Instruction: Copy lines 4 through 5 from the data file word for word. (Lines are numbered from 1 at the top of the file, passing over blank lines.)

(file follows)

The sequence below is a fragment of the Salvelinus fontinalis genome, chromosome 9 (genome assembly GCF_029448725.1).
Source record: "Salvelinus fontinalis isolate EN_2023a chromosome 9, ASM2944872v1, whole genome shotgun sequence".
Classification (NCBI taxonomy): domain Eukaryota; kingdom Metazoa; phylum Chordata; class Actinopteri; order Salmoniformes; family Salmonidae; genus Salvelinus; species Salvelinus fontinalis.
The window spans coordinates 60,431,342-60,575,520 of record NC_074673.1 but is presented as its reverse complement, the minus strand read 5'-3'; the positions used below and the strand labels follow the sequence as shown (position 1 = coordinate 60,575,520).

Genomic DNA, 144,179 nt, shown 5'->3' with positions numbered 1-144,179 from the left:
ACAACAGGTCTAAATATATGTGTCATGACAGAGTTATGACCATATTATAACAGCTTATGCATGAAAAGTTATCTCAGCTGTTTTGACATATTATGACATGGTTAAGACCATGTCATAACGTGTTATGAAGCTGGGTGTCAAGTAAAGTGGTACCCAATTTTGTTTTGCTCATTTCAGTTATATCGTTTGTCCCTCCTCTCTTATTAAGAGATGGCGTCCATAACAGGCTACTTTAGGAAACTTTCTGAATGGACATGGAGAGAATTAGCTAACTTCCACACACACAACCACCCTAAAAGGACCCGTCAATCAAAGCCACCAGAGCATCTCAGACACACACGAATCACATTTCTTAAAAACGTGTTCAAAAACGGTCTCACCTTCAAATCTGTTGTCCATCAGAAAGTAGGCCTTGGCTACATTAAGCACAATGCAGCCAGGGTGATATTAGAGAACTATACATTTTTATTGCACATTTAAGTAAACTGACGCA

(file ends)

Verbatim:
The window spans coordinates 60,431,342-60,575,520 of record NC_074673.1 but is presented as its reverse complement, the minus strand read 5'-3'; the positions used below and the strand labels follow the sequence as shown (position 1 = coordinate 60,575,520).

Genomic DNA, 144,179 nt, shown 5'->3' with positions numbered 1-144,179 from the left: